In the meane time king Richard, hearing that thennemy drew neare, came first to the place of fight, a little beyond Leycester (the name of that village ys Boswoorth), and ther, pightching his tentes, refresshyd his soldiers that night from ther travale, and with many woords exhortyd them to the fyght to coome. Yt ys reportyd that king Rycherd had that night a terryble dreame; for he thowght in his slepe that he saw horryble ymages as yt wer of evell spyrytes haunting evydently abowt him, as yt wer before his eyes, and that they wold not let him rest; which visyon trewly dyd not so muche stryke into his brest a suddane feare, as replenyshe the same with heavy cares: for furthwith after, being troublyd in mynde, his hart gave him theruppon that thevent of the battale folowing wold be grevous, and he dyd not buckle himself to the conflict with such lyvelyness of corage and countenance as before, which hevynes that yt showld not be sayd he shewyd as appallyd with feare of his enemyes, he reportyd his dreame to many in the morning. But (I beleve) yt was no dreame, but a conscyence guiltie of haynous offences, a conscyence (I say) so muche the more grevous as th offences wer more great, which, thowght at none other time, yeat in the last day of owr lyfe ys woont to represent to us the memory of our sinnes commyttyd, and withall to shew unto us the paynes immynent for the same, that, being uppon good cause penytent at that instant for our evell led lyfe, we may be compellyd to go hence in heavynes of hart. Now I return to my purpose. The next day after king Richerd, furnysshyd throwghly with all maner of thinges, drew his whole hoste owt of ther tentes, and arraieth his vanward, stretching yt furth of a woonderfull lenght, so full replenyshyd both with foote men and horsemen that to the beholders afar of yt gave a terror for the multitude, and in the front wer placyd his archers, lyke a most strong trenche and bulwark; of these archers he made leder John duke of Norfolk. After this long vanward folowyd the king himself, with a choyce force of soldiers. In this meane time Henry, being departyd bak from the conference with his frinds, began to take better hart, and without any tary encampyd himself nighe his enemyes, wher he restyd all night, and well early in the morning commandyd the soldiers to arm themselves, sending withall to Thomas Stanley, who was now approchyd the place of fight, as in the mydde way betwixt the two battaylles, that he wold coom to with his forces, to sett the soldiers in aray. He awnsweryd that the earle showld set his owne folkes in order, whyle that he should coome to him with his army well apoyntyd.With which answer, geaven contrary to that was looked for, and to that which thoportunytie of time and weight of cause requyryd, thowghe Henry wer no lyttle vexyd, and began to be soomwhat appallyd, yeat withowt lingering he of necessytie orderyd his men in this sort. He made a sclender vanward for the smaule number of his people; before the same he placyd archers, of whom he made captane John erle of Oxfoord; in the right wing of the vanward he placyd Gilbert Talbot to defend the same; in the left veryly he sat John Savage; and himself, trusting to thayd of Thomas Stanley, with one troup of horsemen, and a fewe footemen dyd folow; for the number of all his soldiers, all maner of ways, was scarce v.M  besydes the Stanleyans, wherof about 3.M  wer at the battaill, under the conduct of William. The kings forces were twyse so many and more. Thus both the vanwardes being arrayed, as soone as the soldiers might one se an other afur of, they put on ther head peces and preparyd to the fyght, expectyng thalarme with intentyve eare. Ther was a marishe betwixt both hostes, which Henry of purpose left on the right hand, that yt might serve his men instede of a fortresse, by the doing therof also he left the soon upon his bak ; but whan the king saw thenemyes passyd the marishe, he commandyd his soldiers to geave charge uppon them. They making suddanely great showtes assaultyd thennemy first with arrowes, who wer nothing faynt unto the fyght but began also to shoote fearcely ; but whan they cam to hand strokes the matter than was delt with blades. In the meane tyme therle of Oxfoord, fearing lest hys men in fyghting might be envyronyd of the multitude, commandyd in every rang that no soldiers should go above tenfoote from the standerds; which charge being knowen, whan all men had throng thik togethers, and stayd a whyle from fighting, thadversaryes wer therwith aferd, supposing soom fraude, and so they all forbore the fight a certane space, and that veryly dyd many with right goodwill, who rather covetyd the king dead than alyve, and therfor fowght fayntly. Than therle of Oxforth in one part, and others in an other part, with the bandes of men closse one to an other, gave freshe charge uppon thenemy, and in array tryangle vehemently renewyd the conflict. Whyle the battayll contynewyd thus hote on both sydes betwixt the vanwardes, king Richard understood, first by espyalls wher erle Henry was a farre of with smaule force of soldiers abowt him; than after drawing nerer he knew yt perfytely by evydent signes and tokens that yt was Henry; wherfor, all inflamyd with ire, he strick his horse with the spurres, and runneth owt of thone syde withowt the vanwardes agaynst him. Henry perceavyd king Richerd coome uppon him, and because all his hope was than in valyancy of armes, he receavyd him with great corage. King Richerd at the first brunt killyd certane, overthrew Henryes standerd, toygther with William Brandon the standerd bearer, and matchyd also with John Cheney a man of muche fortytude, far exceeding the common sort, who encountered with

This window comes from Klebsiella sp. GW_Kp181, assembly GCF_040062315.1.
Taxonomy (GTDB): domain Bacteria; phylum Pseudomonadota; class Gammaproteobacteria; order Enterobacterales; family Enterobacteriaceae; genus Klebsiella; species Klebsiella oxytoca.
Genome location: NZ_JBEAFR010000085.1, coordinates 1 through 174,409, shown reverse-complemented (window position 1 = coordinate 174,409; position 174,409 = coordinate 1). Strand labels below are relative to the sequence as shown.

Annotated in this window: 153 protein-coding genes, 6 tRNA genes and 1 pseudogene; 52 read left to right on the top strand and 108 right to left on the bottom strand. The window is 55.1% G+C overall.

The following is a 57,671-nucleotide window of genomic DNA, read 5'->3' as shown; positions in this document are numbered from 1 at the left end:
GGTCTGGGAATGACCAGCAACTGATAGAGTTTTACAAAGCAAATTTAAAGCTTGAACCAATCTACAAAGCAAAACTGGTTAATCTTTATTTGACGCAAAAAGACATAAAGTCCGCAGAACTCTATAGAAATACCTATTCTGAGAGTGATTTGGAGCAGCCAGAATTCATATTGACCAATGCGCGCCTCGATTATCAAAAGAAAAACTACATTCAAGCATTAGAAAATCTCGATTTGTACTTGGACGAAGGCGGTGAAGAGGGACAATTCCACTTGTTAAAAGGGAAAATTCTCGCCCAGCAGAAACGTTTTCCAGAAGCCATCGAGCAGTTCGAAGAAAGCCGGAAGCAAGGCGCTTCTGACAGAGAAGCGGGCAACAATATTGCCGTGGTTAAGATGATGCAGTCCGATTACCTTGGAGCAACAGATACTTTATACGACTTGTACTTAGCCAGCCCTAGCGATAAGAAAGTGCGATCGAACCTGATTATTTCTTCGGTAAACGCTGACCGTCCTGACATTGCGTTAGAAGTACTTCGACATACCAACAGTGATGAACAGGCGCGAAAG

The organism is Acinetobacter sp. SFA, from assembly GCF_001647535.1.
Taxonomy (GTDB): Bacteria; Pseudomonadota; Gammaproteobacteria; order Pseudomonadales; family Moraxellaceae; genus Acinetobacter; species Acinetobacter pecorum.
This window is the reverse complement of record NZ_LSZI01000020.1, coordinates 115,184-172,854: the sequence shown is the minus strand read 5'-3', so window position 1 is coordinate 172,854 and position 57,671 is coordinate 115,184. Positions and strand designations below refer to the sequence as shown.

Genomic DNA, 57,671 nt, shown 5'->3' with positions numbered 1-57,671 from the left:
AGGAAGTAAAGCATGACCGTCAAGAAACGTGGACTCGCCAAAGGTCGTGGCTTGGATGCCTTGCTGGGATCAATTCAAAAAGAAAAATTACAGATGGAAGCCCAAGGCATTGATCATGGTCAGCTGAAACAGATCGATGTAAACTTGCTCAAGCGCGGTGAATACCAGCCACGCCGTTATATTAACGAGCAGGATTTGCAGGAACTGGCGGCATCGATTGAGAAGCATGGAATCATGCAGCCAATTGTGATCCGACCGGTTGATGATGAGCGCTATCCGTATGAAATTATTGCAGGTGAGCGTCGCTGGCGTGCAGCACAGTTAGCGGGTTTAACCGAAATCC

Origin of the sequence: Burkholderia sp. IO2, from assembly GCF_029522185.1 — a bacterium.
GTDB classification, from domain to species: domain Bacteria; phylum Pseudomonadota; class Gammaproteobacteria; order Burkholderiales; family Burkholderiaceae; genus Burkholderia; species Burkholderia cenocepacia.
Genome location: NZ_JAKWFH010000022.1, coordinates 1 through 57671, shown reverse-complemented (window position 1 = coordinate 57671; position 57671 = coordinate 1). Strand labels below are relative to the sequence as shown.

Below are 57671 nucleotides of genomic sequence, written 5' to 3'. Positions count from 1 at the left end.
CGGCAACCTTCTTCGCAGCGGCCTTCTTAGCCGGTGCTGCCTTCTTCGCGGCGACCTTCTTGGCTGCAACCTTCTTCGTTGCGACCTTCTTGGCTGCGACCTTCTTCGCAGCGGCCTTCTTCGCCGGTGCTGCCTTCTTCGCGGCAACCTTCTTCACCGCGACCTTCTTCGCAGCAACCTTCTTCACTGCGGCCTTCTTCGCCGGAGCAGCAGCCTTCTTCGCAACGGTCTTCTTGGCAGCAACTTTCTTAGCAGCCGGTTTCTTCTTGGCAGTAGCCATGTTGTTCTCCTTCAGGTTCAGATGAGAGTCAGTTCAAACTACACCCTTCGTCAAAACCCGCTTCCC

him as he cam, but the king with great force drove him to the ground, making way with weapon on every syde. But yeat Henry abode the brunt longer than ever his owne soldiers wold have wenyd, who wer now almost owt of hope of victory, whan as loe William Stanley with thre thowsand men came to the reskew: than trewly in a very moment the resydew all fled, and king Richerd alone was killyd fyghting manfully in the thickkest presse of his enemyes. In the mean time also the erle of Oxfoord after a lyttle bickering put to flight them that fowght in the forward, wherof a great company wer killed in the chase. But many mo forbare to fyght, who came to the fielde with king Richerd for aw, and for no goodwill, and departyd withowt any daunger, as men who desyryd not the safety but destruction of that prince Noblemen whom they hatyd. Ther wer killyd about a M.  men, and emon est them of noblemen of warre John duke of Norfolk, Gwalter L. Ferryse, Robert Brakkenbury, Rycherd Ratclyff and many moe. Two days after at Leycester, William Catesby, lawyer, with a few that wer his felowys, were executyd. And of those that tooke them to ther fete Frauncis L. Loovell, Humfrey Staffoord, with Thomas his brother and muche more company, fled into the sayntuary of Saint John which is at Colchester, a toune by the sea syde in Essex. As for the number of captyves yt was very great; for whan king Richerd was killyd, all men furthwith threw away weapon, and frely submyttyd them selfes to Henryes obeyssance, wherof the most part wold have doone the same at the beginning, yf for king Rycherds scurryers, scowring to and fro, they myght so have doone. Emongest them the chiefe wer Henry erle of Northumberland, and Thomas erle of Surrey. This man was commyttyd to ward, wher he remaynyd long; he as frind in hart was receavyd into favor. Henry lost in that battayll scarce an hundreth soldiers, emongst whom there was one princypall man, William Brandon, who bare erle Henryes standerd. The feilde was fowghten the xj th. calends of September, in the yere of mans salvation M.cccc.lxxxvj, and the fight lasted more than two houres.